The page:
Surgical drainage is indicated in cases of suppurative infection: purulent needle aspirate, crepitus, fluctuance, and soft tissue air.[5] The surgical drainage is aimed at decompressing the fascial compartments of the neck and evacuating the pus. The incision is usually made parallel and at two fingerbreadths inferior to the mandibular angle, and, in some cases, many incisions are needed. The following steps include displacing the submandibular gland and dividing the mylohyoid muscles to decompress the affected fascial compartments.[5]

Differential Diagnosis

Although Ludwig's angina is a clinical diagnosis, it may be hard to differentiate from other diseases initially. Imaging may be helpful in this situation to rule out other causes of the patient's symptoms. Still, the clinician must only order an imaging test once the airway is secured or in the case of patients who can breathe comfortably and handle their secretions while supine.

Prognosis

Due to the life-threatening complication of airway obstruction from Ludwig's angina, mortality exceeded 50% before the development of antibiotics.[4] Thanks to antibiotic therapy, improved imaging modalities, and surgical techniques, mortality decreased to approximately 8%.[6]

Complications

As mentioned, Ludwig's angina is rapidly progressive cellulitis which can cause airway obstruction requiring immediate intervention. Any airway symptoms or the inability to handle oral secretions are indications for elective intubation to prevent mortality. In addition, close monitoring is needed to avoid the extension of the cellulitis to the adjacent areas, which may cause mediastinitis or cellulitis of the neck. It may also evolve to aspiration pneumonia.

Enhancing Healthcare Team Outcomes

Ludwig's angina is a rapidly progressive cellulitis that can quickly cause airway obstruction. It requires immediate intervention and close monitoring to prevent death from asphyxiation. It can also result in mediastinitis, necrotizing cellulitis of the neck, and aspiration pneumonia. The safest way to deal with these patients is a coordinated interprofessional approach involving the provider, nurse, and, if needed, a consultant such as an otolaryngologist or anesthesiologist. This will provide the best outcome and highest patient safety. [Level V]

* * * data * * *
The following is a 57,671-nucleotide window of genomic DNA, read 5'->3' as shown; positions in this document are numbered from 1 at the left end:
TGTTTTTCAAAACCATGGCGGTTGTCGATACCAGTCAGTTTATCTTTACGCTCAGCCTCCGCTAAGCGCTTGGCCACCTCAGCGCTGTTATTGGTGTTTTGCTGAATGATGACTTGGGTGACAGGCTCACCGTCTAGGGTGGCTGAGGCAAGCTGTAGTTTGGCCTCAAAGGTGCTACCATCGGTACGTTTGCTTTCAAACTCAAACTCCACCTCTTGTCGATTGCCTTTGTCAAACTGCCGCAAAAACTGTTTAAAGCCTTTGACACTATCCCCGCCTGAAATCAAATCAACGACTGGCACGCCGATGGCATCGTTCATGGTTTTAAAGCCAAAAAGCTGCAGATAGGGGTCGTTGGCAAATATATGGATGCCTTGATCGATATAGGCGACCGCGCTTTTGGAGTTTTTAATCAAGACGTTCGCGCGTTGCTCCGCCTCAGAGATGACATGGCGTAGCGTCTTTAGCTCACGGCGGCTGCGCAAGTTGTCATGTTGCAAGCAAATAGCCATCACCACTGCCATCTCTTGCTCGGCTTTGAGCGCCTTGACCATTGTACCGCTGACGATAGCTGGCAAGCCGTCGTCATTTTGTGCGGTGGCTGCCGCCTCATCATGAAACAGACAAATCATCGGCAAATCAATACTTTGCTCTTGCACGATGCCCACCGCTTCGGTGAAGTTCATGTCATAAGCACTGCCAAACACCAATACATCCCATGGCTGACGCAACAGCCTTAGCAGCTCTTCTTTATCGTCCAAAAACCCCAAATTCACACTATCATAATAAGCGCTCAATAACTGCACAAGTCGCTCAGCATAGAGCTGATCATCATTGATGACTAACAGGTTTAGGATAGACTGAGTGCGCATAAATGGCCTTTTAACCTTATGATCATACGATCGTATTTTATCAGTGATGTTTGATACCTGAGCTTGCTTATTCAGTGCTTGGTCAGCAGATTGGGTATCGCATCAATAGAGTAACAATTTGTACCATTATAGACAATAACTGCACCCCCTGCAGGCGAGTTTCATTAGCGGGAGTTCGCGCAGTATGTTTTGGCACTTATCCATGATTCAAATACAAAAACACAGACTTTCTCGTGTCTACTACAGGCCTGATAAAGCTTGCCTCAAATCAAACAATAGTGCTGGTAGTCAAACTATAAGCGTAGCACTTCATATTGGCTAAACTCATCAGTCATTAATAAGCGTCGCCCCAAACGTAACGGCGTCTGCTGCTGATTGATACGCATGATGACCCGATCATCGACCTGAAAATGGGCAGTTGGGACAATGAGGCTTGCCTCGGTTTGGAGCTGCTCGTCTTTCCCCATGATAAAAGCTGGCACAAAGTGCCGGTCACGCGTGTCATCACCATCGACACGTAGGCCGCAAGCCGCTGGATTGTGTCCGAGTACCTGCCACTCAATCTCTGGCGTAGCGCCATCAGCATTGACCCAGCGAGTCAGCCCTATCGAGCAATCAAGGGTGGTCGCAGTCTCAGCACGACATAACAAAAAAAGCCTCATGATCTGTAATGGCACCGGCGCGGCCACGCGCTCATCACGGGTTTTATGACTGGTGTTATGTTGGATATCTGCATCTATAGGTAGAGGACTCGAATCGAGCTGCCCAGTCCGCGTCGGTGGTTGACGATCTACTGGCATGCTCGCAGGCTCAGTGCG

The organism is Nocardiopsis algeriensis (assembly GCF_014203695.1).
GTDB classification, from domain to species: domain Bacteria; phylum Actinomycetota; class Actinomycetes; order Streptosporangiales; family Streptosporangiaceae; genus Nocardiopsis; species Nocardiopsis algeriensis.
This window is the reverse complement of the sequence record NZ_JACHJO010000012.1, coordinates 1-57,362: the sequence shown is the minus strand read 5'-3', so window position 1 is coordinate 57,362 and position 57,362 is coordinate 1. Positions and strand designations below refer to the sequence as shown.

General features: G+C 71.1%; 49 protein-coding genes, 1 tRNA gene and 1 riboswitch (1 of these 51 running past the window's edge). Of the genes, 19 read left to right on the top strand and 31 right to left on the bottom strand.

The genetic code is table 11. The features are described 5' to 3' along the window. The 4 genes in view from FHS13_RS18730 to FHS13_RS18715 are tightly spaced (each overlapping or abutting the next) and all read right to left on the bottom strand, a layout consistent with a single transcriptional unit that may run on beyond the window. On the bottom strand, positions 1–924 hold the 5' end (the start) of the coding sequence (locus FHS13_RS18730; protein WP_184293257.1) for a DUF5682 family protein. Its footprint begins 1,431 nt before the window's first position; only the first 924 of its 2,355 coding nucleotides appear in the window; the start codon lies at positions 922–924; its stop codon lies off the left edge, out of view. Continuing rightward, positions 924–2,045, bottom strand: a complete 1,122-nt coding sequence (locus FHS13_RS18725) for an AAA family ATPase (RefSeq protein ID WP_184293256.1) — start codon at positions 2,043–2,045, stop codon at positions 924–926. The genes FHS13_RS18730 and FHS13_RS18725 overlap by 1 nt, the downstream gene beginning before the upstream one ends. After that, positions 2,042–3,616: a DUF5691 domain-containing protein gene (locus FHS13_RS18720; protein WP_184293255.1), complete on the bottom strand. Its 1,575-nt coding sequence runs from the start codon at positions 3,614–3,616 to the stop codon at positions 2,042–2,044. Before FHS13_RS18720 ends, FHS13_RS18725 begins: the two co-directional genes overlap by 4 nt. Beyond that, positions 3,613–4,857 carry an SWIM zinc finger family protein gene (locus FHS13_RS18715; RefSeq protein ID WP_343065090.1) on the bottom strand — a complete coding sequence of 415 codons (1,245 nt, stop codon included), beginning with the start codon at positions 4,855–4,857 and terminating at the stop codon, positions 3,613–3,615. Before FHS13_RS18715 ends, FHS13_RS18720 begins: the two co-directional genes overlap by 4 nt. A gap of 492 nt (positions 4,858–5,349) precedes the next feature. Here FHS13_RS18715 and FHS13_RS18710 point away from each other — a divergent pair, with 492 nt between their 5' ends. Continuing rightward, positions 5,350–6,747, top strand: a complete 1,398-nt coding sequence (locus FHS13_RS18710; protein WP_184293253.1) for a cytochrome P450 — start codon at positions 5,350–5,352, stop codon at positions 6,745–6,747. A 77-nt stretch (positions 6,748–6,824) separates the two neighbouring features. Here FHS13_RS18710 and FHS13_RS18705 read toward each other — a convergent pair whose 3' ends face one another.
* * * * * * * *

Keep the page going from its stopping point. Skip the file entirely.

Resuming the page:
(Click Image to Enlarge)
Swelling in the submandibular area in a patient with Ludwig's angina. This made it difficult for the assessment of neck extension.
Swelling in the submandibular area in a patient with Ludwig's angina. This made it difficult for the assessment of neck extension.
Contributed by Wikimedia Commons, Anand H Kulkarni, Et al., (CC by 2.0) https://creativecommons.org/licenses/by/2.0/

(Click Image to Enlarge)
Submandibular triangle
Submandibular triangle
Image courtesy S Bhimji MD
Article Details

Article Author

Jason An

Article Author

Jennifer Madeo

Article Editor:

Mayank Singhal

Updated:

10/18/2021 12:01:58 PM

PubMed Link:

Ludwig Angina

References

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[2]

Pak S,Cha D,Meyer C,Dee C,Fershko A, Ludwig's Angina. Cureus. 2017 Aug 21;     [PubMed PMID: 29062620]

[3]

Ludwig angina., Quinn FB Jr,, Archives of otolaryngology--head & neck surgery, 1999 May     [PubMed PMID: 10326824]

[4]

Otolaryngologic critical care., Bansal A,Miskoff J,Lis RJ,, Critical care clinics, 2003 Jan     [PubMed PMID: 12688577]

[5]

Barakate MS,Jensen MJ,Hemli JM,Graham AR, Ludwig's angina: report of a case and review of management issues. The Annals of otology, rhinology, and laryngology. 2001 May;     [PubMed PMID: 11372930]

[6]

Moreland LW,Corey J,McKenzie R, Ludwig's angina. Report of a case and review of the literature. Archives of internal medicine. 1988 Feb;     [PubMed PMID: 3277567]

[7]

Brook I, Microbiology and principles of antimicrobial therapy for head and neck infections. Infectious disease clinics of North America. 2007 Jun;     [PubMed PMID: 17561074]

[8]

Crespo AN,Chone CT,Fonseca AS,Montenegro MC,Pereira R,Milani JA, Clinical versus computed tomography evaluation in the diagnosis and management of deep neck infection. Sao Paulo medical journal = Revista paulista de medicina. 2004 Nov 4;     [PubMed PMID: 15692720]

[9]

Ludwig angina: a review of current airway management., Shockley WW,, Archives of otolaryngology--head & neck surgery, 1999 May     [PubMed PMID: 10326825]

[10]

Is surgical airway necessary for airway management in deep neck infections and Ludwig angina?, Wolfe MM,Davis JW,Parks SN,, Journal of critical care, 2011 Feb     [PubMed PMID: 20537506]

[11]

Saifeldeen K,Evans R, Ludwig's angina. Emergency medicine journal : EMJ. 2004 Mar;     [PubMed PMID: 14988363]